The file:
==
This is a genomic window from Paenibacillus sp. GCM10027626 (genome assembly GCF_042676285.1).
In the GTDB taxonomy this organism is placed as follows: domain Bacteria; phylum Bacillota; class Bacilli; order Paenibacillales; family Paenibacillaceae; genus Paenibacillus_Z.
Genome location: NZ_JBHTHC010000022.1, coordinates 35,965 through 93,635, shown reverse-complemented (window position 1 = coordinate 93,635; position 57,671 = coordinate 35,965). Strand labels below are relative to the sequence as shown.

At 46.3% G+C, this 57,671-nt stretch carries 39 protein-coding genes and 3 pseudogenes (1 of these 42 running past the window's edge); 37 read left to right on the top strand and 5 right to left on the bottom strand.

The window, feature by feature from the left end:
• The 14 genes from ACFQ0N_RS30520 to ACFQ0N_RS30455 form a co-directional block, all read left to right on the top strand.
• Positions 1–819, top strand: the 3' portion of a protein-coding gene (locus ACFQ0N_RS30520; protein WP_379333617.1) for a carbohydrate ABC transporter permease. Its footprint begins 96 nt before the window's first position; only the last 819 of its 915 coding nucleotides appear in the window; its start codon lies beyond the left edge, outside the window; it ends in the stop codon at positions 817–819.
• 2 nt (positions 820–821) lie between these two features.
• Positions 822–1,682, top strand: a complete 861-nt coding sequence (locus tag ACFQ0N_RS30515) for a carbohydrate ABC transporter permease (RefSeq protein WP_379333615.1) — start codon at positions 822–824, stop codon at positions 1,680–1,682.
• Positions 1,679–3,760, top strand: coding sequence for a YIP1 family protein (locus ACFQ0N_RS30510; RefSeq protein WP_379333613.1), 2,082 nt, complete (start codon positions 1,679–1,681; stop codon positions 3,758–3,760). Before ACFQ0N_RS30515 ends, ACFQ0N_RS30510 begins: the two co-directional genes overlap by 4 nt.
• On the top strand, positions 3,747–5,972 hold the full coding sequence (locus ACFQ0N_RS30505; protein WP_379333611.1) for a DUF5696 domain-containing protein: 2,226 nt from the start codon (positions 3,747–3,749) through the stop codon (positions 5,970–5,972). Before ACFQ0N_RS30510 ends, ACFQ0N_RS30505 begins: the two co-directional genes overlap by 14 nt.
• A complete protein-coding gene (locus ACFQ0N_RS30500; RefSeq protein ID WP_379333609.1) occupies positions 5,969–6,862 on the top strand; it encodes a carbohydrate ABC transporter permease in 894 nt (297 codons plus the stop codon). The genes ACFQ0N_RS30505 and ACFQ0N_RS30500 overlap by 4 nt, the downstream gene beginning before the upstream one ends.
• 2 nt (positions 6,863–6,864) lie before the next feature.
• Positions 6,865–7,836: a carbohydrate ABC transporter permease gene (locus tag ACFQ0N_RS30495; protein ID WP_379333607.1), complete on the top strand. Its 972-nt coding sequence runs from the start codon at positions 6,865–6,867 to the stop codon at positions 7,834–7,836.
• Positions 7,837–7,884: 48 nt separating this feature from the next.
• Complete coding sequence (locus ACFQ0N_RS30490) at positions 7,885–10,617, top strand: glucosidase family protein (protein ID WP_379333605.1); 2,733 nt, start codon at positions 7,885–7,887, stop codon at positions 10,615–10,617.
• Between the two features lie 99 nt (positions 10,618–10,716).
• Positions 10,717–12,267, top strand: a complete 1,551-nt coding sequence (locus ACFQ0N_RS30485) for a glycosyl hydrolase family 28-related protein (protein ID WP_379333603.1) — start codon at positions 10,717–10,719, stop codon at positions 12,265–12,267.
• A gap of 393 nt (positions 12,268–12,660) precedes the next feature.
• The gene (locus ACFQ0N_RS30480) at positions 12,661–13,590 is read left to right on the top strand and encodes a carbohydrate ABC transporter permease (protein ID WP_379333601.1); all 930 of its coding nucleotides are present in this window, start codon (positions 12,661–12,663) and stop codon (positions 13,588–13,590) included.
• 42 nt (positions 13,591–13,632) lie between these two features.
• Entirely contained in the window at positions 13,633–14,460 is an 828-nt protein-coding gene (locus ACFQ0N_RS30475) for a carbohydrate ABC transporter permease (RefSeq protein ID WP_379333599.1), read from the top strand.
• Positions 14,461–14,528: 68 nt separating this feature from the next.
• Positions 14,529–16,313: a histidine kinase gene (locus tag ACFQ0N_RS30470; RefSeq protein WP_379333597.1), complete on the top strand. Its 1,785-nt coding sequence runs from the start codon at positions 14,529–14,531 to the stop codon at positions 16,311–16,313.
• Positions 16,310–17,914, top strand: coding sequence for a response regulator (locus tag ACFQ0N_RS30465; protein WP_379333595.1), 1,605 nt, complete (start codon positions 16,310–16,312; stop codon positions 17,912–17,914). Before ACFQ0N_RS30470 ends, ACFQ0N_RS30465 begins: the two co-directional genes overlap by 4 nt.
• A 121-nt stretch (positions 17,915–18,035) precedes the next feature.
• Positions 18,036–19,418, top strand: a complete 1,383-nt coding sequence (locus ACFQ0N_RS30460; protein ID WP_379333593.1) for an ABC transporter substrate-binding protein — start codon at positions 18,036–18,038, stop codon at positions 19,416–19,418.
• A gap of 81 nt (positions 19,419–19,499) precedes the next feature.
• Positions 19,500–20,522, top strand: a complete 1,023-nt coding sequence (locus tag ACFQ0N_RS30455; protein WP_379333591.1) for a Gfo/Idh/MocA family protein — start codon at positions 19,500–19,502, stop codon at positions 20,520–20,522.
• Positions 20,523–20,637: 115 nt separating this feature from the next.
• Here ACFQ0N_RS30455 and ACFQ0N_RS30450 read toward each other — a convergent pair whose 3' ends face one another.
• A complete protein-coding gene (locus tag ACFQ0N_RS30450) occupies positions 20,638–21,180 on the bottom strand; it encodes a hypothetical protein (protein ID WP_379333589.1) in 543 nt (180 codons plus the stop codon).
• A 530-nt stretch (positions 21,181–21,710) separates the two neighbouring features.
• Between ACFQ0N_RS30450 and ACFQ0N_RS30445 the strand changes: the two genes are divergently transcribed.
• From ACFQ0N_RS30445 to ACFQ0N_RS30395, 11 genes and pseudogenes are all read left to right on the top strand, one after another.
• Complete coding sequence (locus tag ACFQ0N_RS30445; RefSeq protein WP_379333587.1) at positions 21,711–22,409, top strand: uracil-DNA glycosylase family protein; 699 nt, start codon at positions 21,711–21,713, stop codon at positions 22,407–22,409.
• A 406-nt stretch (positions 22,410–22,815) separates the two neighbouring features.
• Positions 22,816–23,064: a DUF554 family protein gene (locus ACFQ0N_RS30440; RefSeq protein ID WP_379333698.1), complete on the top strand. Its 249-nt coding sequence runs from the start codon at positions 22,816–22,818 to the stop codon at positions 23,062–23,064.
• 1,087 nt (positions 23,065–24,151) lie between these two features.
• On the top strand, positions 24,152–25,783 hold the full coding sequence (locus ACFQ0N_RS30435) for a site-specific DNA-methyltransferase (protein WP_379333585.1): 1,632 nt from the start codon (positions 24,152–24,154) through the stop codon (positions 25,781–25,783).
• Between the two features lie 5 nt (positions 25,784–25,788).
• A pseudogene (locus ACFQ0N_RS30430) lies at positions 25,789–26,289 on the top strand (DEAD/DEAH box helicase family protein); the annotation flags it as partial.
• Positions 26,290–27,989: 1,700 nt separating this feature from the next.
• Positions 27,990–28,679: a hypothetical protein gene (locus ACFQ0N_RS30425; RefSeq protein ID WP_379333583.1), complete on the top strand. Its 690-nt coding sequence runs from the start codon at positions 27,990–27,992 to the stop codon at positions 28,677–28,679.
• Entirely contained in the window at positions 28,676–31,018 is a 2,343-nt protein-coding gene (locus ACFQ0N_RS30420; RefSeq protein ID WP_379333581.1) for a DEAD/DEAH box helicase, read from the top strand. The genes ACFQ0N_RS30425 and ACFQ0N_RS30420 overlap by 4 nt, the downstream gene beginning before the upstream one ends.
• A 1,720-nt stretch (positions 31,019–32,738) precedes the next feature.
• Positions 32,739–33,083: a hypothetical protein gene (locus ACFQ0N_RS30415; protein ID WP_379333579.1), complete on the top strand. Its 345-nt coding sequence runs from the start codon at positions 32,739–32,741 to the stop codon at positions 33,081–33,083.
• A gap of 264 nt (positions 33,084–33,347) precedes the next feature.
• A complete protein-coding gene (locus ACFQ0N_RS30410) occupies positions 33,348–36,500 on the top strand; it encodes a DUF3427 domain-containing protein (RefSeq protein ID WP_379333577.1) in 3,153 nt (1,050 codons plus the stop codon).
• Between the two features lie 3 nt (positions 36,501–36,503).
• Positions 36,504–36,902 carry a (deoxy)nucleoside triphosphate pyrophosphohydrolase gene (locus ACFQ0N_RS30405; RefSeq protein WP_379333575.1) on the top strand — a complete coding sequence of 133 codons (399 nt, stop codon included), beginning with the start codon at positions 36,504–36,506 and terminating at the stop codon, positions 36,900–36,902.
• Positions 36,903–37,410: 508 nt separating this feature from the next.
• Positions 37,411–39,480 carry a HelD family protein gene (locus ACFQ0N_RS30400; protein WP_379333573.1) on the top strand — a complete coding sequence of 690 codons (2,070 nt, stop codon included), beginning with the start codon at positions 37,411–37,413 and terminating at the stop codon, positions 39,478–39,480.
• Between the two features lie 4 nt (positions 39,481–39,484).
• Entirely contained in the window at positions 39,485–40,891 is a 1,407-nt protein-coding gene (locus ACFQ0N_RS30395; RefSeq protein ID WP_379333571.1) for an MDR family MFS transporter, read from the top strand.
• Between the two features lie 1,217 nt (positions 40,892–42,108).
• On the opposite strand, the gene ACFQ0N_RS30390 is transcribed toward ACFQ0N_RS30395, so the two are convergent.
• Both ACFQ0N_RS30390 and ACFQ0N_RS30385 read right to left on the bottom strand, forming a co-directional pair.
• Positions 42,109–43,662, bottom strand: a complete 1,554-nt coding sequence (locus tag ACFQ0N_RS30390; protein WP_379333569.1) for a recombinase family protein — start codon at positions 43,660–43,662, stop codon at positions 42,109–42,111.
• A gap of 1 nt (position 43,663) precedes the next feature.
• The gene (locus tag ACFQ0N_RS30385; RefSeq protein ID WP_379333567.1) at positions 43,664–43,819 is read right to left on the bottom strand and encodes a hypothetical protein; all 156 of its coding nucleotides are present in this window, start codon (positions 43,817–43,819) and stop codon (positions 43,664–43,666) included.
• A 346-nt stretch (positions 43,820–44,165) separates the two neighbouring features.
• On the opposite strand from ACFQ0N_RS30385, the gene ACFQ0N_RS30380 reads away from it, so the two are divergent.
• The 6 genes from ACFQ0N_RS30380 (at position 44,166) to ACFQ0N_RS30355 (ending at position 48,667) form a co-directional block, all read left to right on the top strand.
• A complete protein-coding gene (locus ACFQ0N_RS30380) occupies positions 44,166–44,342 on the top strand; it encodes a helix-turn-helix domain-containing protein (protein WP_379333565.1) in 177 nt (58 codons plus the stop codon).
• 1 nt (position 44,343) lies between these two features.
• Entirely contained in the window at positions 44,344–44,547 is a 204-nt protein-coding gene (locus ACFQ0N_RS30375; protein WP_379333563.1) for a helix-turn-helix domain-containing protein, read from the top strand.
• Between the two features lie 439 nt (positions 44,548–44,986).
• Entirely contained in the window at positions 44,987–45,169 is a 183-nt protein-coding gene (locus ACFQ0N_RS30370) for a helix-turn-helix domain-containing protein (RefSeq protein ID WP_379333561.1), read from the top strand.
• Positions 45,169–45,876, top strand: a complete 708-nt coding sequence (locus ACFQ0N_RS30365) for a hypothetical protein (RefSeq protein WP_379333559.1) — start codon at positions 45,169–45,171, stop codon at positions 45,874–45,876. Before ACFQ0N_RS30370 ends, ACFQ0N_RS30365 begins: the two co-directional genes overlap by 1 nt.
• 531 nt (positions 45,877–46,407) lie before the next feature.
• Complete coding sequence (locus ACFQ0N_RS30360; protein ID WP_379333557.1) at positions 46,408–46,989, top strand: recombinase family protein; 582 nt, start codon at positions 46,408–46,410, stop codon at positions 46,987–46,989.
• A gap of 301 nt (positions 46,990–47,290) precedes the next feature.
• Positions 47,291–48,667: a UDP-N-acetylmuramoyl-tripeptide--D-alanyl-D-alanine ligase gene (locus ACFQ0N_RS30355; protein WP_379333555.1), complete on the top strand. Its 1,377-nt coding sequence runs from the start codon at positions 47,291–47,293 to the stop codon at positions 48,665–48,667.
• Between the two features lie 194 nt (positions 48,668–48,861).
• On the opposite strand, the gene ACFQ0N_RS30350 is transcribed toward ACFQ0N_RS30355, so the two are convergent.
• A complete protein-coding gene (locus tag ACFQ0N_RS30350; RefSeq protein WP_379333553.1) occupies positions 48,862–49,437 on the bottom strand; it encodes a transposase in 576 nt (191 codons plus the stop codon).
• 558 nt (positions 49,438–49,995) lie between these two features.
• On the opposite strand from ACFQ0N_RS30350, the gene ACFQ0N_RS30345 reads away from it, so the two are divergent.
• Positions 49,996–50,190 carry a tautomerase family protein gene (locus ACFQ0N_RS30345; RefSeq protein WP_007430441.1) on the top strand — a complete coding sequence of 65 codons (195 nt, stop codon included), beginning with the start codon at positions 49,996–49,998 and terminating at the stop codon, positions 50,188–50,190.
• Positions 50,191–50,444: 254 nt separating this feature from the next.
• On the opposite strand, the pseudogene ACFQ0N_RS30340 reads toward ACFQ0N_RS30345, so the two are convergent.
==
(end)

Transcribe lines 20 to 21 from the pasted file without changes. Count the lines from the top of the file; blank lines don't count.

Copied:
• The gene (locus ACFQ0N_RS30480) at positions 12,661–13,590 is read left to right on the top strand and encodes a carbohydrate ABC transporter permease (protein ID WP_379333601.1); all 930 of its coding nucleotides are present in this window, start codon (positions 12,661–12,663) and stop codon (positions 13,588–13,590) included.
• 42 nt (positions 13,591–13,632) lie between these two features.